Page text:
In order to address gaps in literacy and numeracy skills arising from the COVID-19 pandemic and the interruptions to education, the Pembina Hills School Division is withdrawing $200,000 from its operating reserve to provide schools with extra professional development time and staff resources in the 2021-2022 school year.
Pembina Hills trustees passed a motion at their June 9 meeting approving the withdrawal from reserves after receiving a presentation from Assistant Supt. Of Education Services Mark Thiesen on six strategies the division will utilize in the coming year to address anticipated gaps in learning.
While the division is drawing on reserves to fund these strategies, Thiesen noted that the province announced that $45 million in funding would be offered to schools to offer literacy and numeracy “interventions” for Grade 1-3 students identified as needing more help.
The division does not yet have details about how this funding will be made available other than the fact that it will be distributed based on applications, but Thiesen suggested the strategies in this plan will likely align with the province’s criteria.
“We can make adjustments and apply for provincial funds designated for this purpose as soon as we know the rules,” he said.
Strategies in depth
The first strategy is to provide schools with extra funding for substitute staff in order to hold four full-day sessions that will focus the division’s K-6 teachers on the five pillars of literacy.
These sessions will be led by a contracted Literacy Facilitator, though school lead literacy teachers will have the opportunity to develop and practice aspects of the sessions where it makes sense.
Deputy chair Wendy Scinski pointed out that the extra funding would account for only half the cost of sub days and asked if that would potentially deter schools from participating.
Thiesen suggested that wouldn’t be the case, as the schools have healthy budgets already and any objections can be overruled by pointing out that fact.
The next strategy is focused on students in Division 2, ie. Grades 4-6. The division will have the Lead Literacy Teacher at Barrhead Elementary School (BES) to act as a support for teachers with Division 2 students who are having difficulties with reading.
Thiesen said the BES Lead Literacy Teacher would be called into situations specifically where the student’s reading problems are holding them back, not reading problems plus multiple other issues.
To facilitate the extra demands on this staff member (and the associated costs), this strategy will provide sufficient funding for 0.2 of an FTE (full-time equivalent) position.
Scinski again commented that the funding allocated for this strategy ($21,800) seemed a little lean, noting that the teacher would likely have expenses beyond their salary, such as travel.
Thiesen suggested that leanness would be addressed in other strategies and expenses related to travel could be mitigated by using division vehicles. As well, they are limited by how much the Lead Literacy Teacher prefers to work.
The next strategy again involves Barrhead Elementary but also Fort Assiniboine School. Thiesen said they will be piloting the use of “Three Ts” literacy assessments in designated grades at these two schools.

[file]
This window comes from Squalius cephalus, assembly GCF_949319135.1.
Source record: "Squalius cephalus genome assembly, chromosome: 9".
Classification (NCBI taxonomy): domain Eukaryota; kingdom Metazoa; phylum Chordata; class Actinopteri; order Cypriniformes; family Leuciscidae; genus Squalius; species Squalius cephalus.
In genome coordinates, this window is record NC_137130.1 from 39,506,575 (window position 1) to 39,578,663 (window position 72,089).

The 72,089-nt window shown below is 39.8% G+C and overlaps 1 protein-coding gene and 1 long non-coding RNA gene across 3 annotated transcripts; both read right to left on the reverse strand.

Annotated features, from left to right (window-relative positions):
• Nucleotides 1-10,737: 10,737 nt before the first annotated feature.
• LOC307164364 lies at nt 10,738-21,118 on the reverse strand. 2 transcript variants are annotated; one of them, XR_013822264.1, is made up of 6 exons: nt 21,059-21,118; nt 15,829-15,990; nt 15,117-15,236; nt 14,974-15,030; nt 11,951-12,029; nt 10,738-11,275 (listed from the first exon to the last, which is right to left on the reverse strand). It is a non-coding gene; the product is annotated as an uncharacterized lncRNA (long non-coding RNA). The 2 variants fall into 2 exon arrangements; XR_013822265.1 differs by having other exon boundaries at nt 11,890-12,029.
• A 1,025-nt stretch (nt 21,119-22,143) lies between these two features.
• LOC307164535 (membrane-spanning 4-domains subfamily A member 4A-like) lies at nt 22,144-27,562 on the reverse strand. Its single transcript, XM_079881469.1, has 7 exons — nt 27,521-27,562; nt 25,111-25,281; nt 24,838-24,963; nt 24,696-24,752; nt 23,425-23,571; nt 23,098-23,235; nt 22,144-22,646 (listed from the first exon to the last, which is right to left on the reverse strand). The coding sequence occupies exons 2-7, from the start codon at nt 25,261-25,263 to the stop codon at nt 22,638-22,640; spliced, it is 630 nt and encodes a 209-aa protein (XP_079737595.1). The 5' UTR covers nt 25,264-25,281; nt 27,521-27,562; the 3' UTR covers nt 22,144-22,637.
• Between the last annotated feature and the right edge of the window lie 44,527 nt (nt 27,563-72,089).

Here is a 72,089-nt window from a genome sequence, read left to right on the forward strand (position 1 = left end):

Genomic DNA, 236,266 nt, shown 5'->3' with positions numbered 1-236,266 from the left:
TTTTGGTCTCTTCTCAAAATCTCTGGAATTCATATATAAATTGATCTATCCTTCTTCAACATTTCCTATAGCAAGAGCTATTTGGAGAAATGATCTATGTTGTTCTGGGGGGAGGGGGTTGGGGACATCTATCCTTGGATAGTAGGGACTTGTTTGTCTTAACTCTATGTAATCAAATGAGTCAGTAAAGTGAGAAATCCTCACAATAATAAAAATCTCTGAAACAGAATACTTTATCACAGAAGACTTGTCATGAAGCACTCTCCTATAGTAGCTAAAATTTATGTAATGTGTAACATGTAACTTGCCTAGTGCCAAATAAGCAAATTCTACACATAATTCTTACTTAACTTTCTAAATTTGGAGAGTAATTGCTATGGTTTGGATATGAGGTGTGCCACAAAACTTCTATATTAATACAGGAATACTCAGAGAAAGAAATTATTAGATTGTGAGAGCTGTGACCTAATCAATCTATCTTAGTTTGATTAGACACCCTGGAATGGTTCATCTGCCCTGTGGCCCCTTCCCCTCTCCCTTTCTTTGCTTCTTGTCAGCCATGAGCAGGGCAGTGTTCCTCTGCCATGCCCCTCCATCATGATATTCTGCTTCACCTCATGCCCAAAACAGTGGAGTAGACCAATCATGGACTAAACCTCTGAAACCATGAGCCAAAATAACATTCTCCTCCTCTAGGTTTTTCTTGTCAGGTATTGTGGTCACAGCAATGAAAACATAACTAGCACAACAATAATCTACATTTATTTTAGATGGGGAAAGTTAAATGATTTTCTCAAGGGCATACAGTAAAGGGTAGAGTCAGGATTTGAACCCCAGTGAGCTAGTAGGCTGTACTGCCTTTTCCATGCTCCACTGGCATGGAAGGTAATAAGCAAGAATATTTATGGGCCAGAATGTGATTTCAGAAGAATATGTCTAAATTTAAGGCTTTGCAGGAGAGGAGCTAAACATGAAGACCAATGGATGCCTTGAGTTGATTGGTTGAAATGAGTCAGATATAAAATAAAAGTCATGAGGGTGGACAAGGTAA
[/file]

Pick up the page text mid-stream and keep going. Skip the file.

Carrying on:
The Three Ts refer to tests of silent reading efficiency and comprehension, tests of silent word reading fluency and tests of word reading efficiency.
The funding associated with this strategy ($33,740) relates to the costs of the assessments and the sub time needed for teachers to analyze the data and "intervention support.” Specifically, the BES Lead Literacy Teacher will help teachers with interpreting the results and designing interventions.
The next strategy is focused on building up the relationships among teachers. To achieve this, each site will be “topped up” with the equivalent of one sub day per K-9 classroom teacher (which comes out to about $36,140) so that teachers can collaborate with their peers or a school lead teacher.
“We used to have a lot of opportunities for teachers to just spend a half-day together planning and looking at other students’ results and working on what they need to do to improve student achievement. We want to bring that back,” Thiesen said.
The fifth strategy is focused on numeracy and increasing teacher confidence as math instructors by offering short sessions to teachers to adjust their instruction that are consistent with research-based principles.
Admitting that he was generalizing somewhat, Thiesen said there was a tendency among elementary teachers to be hesitant about taking on full programs focused on changing how they teach math.
“They find other things to do instead,” he said, adding that by offering short sessions, they are more likely to get involvement from teachers.
The last strategy involves providing training to school-based Inclusive Education Lead Teachers (IELTs) at elementary schools throughout Pembina Hills, which will require a certain amount of sub time equivalent to $31,200.
“This is a focus on developing capacity at the school site to support and coach teachers through the myriad of struggles ... that they have with the diverse range of students that they have,” he said.
At the conclusion of the presentation, trustees commended Thiesen and his department for their work on these strategies.
“I think this really goes a long way in trying to address the gaps in student learning, but as you said, also build collaboration,” said board chair Jennifer Tuininga.